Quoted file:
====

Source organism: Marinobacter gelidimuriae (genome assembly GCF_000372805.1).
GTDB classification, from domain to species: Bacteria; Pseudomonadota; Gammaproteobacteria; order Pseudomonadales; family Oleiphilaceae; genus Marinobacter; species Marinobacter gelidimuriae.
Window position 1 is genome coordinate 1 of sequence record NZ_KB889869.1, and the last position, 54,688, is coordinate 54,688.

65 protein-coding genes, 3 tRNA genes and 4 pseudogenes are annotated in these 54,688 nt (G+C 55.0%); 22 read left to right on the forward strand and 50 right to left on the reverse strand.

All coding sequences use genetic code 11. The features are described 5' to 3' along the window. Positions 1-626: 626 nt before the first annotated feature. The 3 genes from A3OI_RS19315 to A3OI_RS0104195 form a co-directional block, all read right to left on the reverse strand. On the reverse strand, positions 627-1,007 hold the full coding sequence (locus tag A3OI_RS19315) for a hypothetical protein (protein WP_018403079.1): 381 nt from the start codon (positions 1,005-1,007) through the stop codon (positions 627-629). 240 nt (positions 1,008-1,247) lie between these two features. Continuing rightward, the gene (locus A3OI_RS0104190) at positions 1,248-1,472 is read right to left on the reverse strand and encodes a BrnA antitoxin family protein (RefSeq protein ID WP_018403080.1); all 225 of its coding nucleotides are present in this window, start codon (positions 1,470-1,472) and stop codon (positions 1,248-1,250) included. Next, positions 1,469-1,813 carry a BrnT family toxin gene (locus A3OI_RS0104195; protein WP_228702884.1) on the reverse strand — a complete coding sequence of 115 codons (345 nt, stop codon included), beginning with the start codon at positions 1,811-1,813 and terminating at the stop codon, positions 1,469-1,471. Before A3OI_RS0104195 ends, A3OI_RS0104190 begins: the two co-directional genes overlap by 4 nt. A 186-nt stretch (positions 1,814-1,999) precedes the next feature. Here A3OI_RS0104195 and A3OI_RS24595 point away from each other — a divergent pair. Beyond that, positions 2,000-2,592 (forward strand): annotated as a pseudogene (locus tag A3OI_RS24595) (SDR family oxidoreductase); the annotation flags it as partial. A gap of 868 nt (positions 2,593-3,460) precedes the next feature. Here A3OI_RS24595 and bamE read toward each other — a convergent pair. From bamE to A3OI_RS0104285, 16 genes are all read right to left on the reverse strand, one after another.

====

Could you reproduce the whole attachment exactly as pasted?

Source organism: Marinobacter gelidimuriae (genome assembly GCF_000372805.1).
GTDB classification, from domain to species: Bacteria; Pseudomonadota; Gammaproteobacteria; order Pseudomonadales; family Oleiphilaceae; genus Marinobacter; species Marinobacter gelidimuriae.
Window position 1 is genome coordinate 1 of sequence record NZ_KB889869.1, and the last position, 54,688, is coordinate 54,688.

65 protein-coding genes, 3 tRNA genes and 4 pseudogenes are annotated in these 54,688 nt (G+C 55.0%); 22 read left to right on the forward strand and 50 right to left on the reverse strand.

All coding sequences use genetic code 11. The features are described 5' to 3' along the window. Positions 1-626: 626 nt before the first annotated feature. The 3 genes from A3OI_RS19315 to A3OI_RS0104195 form a co-directional block, all read right to left on the reverse strand. On the reverse strand, positions 627-1,007 hold the full coding sequence (locus tag A3OI_RS19315) for a hypothetical protein (protein WP_018403079.1): 381 nt from the start codon (positions 1,005-1,007) through the stop codon (positions 627-629). 240 nt (positions 1,008-1,247) lie between these two features. Continuing rightward, the gene (locus A3OI_RS0104190) at positions 1,248-1,472 is read right to left on the reverse strand and encodes a BrnA antitoxin family protein (RefSeq protein ID WP_018403080.1); all 225 of its coding nucleotides are present in this window, start codon (positions 1,470-1,472) and stop codon (positions 1,248-1,250) included. Next, positions 1,469-1,813 carry a BrnT family toxin gene (locus A3OI_RS0104195; protein WP_228702884.1) on the reverse strand — a complete coding sequence of 115 codons (345 nt, stop codon included), beginning with the start codon at positions 1,811-1,813 and terminating at the stop codon, positions 1,469-1,471. Before A3OI_RS0104195 ends, A3OI_RS0104190 begins: the two co-directional genes overlap by 4 nt. A 186-nt stretch (positions 1,814-1,999) precedes the next feature. Here A3OI_RS0104195 and A3OI_RS24595 point away from each other — a divergent pair. Beyond that, positions 2,000-2,592 (forward strand): annotated as a pseudogene (locus tag A3OI_RS24595) (SDR family oxidoreductase); the annotation flags it as partial. A gap of 868 nt (positions 2,593-3,460) precedes the next feature. Here A3OI_RS24595 and bamE read toward each other — a convergent pair. From bamE to A3OI_RS0104285, 16 genes are all read right to left on the reverse strand, one after another.